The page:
Western Asset expects US and global growth to decelerate from their cyclically driven highs as we move into 2022. Contributing factors include a sharp reduction in global fiscal stimulus, a reduction in monetary accommodation by key central banks such as the US Federal Reserve (Fed) and the European Central Bank (ECB) and the persistence of secular-related headwinds that include rising global debt burdens, aging demographics and technology displacement. Inflation remains challenging for policymakers, but we expect the impact of supply-chain disruptions to ease meaningfully through the course of next year. While Covid continues to bedevil global populations, we are optimistic that the worst is behind us, which bodes well for the continued recovery of reopening sectors and spread product performance. Here, we provide a summary of the key drivers behind our global outlook and describe where we see value across global fixed-income markets.

The Big Picture

Global Market Rates: Relative Value by Region

CANADA: Provincial and corporate spreads are expected to remain near current narrow levels as the Canadian economy reopens. While longer-term bond yields may still move higher, we don’t expect the two rate hikes by the BoC that are already priced into the 2022 curve.
US: We expect rates to remain range-bound with the 10-year trading within 1.25% to 1.75%.
UK: We feel that the market has been pricing too fast a degree of monetary policy normalization, but we believe that bond yields will have to increase further over time.
EUROPE: The impact of potential further reduction of asset purchases is counterbalanced by more expansionary fiscal policies in core countries and we don’t see a strong impact on spread levels.
CHINA: We expect rates to remain low with and long-term rates well anchored by targeted tightening and a universal easing approach toward all macroeconomic levers.
JAPAN: We expect higher yields on the long end. The Bank of Japan is likely to keep interest rates very low for a long time with a steepening bias in the yield curve.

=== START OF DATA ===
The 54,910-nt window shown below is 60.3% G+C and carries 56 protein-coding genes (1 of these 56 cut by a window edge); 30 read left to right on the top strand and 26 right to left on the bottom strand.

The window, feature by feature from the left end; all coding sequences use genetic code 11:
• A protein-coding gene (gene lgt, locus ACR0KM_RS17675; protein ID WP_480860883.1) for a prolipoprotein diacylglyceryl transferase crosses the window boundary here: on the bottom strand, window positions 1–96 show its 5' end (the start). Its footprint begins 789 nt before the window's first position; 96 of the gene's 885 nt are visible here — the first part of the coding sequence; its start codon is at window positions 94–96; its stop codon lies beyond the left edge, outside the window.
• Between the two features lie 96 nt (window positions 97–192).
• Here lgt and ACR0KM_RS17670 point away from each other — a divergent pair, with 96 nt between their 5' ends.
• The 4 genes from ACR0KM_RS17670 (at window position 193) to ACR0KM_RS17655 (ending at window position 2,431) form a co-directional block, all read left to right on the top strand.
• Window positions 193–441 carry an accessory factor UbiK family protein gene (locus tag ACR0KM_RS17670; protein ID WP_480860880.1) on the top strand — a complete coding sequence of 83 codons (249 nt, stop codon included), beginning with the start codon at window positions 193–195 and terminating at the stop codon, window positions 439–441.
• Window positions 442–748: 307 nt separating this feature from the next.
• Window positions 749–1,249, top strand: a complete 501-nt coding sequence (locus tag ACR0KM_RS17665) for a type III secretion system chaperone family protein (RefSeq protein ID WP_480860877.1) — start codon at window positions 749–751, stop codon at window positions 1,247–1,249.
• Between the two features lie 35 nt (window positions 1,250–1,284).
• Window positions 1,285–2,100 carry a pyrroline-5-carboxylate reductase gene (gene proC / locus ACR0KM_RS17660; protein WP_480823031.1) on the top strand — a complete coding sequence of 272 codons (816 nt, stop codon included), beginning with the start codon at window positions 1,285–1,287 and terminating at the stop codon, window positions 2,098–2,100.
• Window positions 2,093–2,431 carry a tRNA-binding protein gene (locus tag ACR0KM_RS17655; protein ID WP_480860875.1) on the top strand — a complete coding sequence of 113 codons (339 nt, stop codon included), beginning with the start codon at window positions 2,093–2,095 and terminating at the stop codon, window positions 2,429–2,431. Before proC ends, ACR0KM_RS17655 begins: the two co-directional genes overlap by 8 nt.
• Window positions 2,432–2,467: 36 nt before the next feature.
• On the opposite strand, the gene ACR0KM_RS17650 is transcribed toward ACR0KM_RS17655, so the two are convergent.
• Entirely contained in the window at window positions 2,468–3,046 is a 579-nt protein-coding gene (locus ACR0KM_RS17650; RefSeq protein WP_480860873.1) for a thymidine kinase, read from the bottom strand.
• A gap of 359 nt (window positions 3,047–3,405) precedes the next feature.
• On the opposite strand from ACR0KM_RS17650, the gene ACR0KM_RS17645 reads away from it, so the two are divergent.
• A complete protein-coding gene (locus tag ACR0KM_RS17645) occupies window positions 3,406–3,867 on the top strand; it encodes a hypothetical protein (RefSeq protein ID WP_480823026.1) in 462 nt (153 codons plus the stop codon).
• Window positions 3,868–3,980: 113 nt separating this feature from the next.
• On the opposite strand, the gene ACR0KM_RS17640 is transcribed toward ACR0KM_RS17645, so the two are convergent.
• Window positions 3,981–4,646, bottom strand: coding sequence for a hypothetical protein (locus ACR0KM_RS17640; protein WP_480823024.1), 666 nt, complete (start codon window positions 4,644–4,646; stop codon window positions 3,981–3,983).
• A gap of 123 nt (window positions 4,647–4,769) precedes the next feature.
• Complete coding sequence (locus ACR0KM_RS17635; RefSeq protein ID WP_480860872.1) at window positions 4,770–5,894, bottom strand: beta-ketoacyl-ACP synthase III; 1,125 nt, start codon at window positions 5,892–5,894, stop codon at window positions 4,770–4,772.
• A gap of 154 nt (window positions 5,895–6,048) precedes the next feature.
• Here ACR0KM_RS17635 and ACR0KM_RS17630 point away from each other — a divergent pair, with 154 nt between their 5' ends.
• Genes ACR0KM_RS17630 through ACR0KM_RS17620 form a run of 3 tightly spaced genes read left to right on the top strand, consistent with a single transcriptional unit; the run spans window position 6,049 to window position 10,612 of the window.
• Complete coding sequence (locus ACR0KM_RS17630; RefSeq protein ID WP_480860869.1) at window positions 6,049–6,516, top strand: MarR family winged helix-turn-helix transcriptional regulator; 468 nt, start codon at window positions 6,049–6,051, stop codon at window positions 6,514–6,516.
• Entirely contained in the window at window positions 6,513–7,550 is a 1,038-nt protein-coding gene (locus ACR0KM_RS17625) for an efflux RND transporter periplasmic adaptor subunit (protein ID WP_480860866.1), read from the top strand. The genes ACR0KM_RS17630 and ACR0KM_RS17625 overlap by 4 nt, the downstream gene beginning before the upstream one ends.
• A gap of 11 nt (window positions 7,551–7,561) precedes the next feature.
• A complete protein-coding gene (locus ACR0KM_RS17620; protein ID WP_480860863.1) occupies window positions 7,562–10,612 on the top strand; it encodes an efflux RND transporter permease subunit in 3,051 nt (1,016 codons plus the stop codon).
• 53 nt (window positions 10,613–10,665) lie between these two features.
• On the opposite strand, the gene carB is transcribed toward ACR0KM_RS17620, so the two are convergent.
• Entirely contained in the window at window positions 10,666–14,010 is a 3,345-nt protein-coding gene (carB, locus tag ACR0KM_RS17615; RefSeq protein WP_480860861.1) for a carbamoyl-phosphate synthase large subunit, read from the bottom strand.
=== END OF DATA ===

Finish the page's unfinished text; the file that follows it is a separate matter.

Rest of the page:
AUSTRALIA: We are overweight the high-grade supranational debt sector with a focus on the mid-curve 7- to 10-year bonds. We are mildly underweight semi-government bonds that now look expensive thanks to QE buying.
See Relative Value by Sector section for the Emerging Markets outlook.
US We expect growth in the service sectors to continue to disappoint relative to consensus expectations and that growth in manufacturing and construction sectors will be muted as the recovery there is already complete.
Canada Rate hike expectations have been brought forward despite the mid-year Covid setback. We remain optimistic that GDP growth continues to recover in Q4. While near-term growth and inflation justify some recalibration, we still believe we will get a cautious rate hike cycle by the Bank of Canada (BoC).
Europe Strong growth and domestic fiscal support should keep the economic recovery going deep into 2022. The ECB is likely to gradually phase out its emergency measures, but will continue to strive for a very accommodative policy stance as inflation is likely to recede in early 2022.
UK The UK is currently running into supply constraints that are likely to be temporary and should resolve during the course of Q4. The BoE is likely to raise rates at some point next year.
China While near-term growth challenges will persist in China, we do not expect full-blown economic destabilization. Weaker growth is acceptable to policymakers to achieve their long-term strategic objectives as long as weaker growth does not translate into significant job market weakness or financial instability.
Japan We expect that the Japanese economy will grow 2.5% in 2021 and 3% in 2022, rates that are slightly higher than consensus forecasts. We believe that new Prime Minister, Fumio Kishida, will continue the current expansive and supportive economic policies at least in the short run.
Australia Lockdowns have delayed the recovery, but not derailed it, with Q4 expected to see a strong post-delta recovery; growth forecasts for 2022 have been upgraded as well. The Reserve Bank of Australia (RBA) “has a glass half-full view” on the recovery, but still remains very dovish, focused solely on getting inflation back to target levels of 2% to 3%.

Relative Value by Sector